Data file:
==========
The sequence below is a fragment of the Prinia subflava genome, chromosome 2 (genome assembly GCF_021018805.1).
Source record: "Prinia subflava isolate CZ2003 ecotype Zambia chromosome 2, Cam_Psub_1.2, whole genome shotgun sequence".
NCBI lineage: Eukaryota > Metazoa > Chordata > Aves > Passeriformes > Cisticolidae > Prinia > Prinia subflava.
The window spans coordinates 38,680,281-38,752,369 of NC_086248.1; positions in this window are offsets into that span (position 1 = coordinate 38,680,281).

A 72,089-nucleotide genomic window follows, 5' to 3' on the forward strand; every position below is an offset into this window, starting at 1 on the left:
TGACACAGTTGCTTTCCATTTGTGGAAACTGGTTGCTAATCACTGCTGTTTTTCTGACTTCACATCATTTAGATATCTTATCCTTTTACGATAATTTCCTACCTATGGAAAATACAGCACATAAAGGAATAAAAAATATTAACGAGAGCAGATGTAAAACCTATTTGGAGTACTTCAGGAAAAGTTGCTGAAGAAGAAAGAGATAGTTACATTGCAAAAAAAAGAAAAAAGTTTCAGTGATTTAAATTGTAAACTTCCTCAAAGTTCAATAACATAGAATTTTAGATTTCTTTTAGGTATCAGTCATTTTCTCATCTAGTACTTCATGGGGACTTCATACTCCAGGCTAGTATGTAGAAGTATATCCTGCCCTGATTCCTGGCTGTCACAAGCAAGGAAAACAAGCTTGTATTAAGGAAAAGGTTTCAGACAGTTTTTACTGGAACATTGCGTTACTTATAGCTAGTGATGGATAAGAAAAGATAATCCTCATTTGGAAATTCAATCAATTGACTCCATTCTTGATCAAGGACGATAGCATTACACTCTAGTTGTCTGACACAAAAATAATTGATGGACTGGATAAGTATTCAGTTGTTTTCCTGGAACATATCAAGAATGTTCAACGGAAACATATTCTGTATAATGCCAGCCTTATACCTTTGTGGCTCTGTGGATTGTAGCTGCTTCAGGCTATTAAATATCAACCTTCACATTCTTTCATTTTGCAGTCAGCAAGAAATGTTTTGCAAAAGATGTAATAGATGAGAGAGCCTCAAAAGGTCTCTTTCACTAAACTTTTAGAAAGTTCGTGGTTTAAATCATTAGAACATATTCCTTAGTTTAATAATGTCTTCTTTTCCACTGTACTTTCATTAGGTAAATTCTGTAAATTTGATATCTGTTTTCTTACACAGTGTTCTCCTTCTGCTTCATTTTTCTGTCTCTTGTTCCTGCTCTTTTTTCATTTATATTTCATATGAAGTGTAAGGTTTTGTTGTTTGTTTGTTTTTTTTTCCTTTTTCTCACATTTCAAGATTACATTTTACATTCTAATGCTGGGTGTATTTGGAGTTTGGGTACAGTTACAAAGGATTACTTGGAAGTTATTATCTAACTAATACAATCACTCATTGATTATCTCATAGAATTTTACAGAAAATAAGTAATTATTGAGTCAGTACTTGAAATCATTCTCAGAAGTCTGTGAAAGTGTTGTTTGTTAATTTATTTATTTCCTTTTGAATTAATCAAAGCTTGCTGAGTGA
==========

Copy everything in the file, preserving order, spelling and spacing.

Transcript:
The sequence below is a fragment of the Prinia subflava genome, chromosome 2 (genome assembly GCF_021018805.1).
Source record: "Prinia subflava isolate CZ2003 ecotype Zambia chromosome 2, Cam_Psub_1.2, whole genome shotgun sequence".
NCBI lineage: Eukaryota > Metazoa > Chordata > Aves > Passeriformes > Cisticolidae > Prinia > Prinia subflava.
The window spans coordinates 38,680,281-38,752,369 of NC_086248.1; positions in this window are offsets into that span (position 1 = coordinate 38,680,281).

A 72,089-nucleotide genomic window follows, 5' to 3' on the forward strand; every position below is an offset into this window, starting at 1 on the left:
TGACACAGTTGCTTTCCATTTGTGGAAACTGGTTGCTAATCACTGCTGTTTTTCTGACTTCACATCATTTAGATATCTTATCCTTTTACGATAATTTCCTACCTATGGAAAATACAGCACATAAAGGAATAAAAAATATTAACGAGAGCAGATGTAAAACCTATTTGGAGTACTTCAGGAAAAGTTGCTGAAGAAGAAAGAGATAGTTACATTGCAAAAAAAAGAAAAAAGTTTCAGTGATTTAAATTGTAAACTTCCTCAAAGTTCAATAACATAGAATTTTAGATTTCTTTTAGGTATCAGTCATTTTCTCATCTAGTACTTCATGGGGACTTCATACTCCAGGCTAGTATGTAGAAGTATATCCTGCCCTGATTCCTGGCTGTCACAAGCAAGGAAAACAAGCTTGTATTAAGGAAAAGGTTTCAGACAGTTTTTACTGGAACATTGCGTTACTTATAGCTAGTGATGGATAAGAAAAGATAATCCTCATTTGGAAATTCAATCAATTGACTCCATTCTTGATCAAGGACGATAGCATTACACTCTAGTTGTCTGACACAAAAATAATTGATGGACTGGATAAGTATTCAGTTGTTTTCCTGGAACATATCAAGAATGTTCAACGGAAACATATTCTGTATAATGCCAGCCTTATACCTTTGTGGCTCTGTGGATTGTAGCTGCTTCAGGCTATTAAATATCAACCTTCACATTCTTTCATTTTGCAGTCAGCAAGAAATGTTTTGCAAAAGATGTAATAGATGAGAGAGCCTCAAAAGGTCTCTTTCACTAAACTTTTAGAAAGTTCGTGGTTTAAATCATTAGAACATATTCCTTAGTTTAATAATGTCTTCTTTTCCACTGTACTTTCATTAGGTAAATTCTGTAAATTTGATATCTGTTTTCTTACACAGTGTTCTCCTTCTGCTTCATTTTTCTGTCTCTTGTTCCTGCTCTTTTTTCATTTATATTTCATATGAAGTGTAAGGTTTTGTTGTTTGTTTGTTTTTTTTTCCTTTTTCTCACATTTCAAGATTACATTTTACATTCTAATGCTGGGTGTATTTGGAGTTTGGGTACAGTTACAAAGGATTACTTGGAAGTTATTATCTAACTAATACAATCACTCATTGATTATCTCATAGAATTTTACAGAAAATAAGTAATTATTGAGTCAGTACTTGAAATCATTCTCAGAAGTCTGTGAAAGTGTTGTTTGTTAATTTATTTATTTCCTTTTGAATTAATCAAAGCTTGCTGAGTGA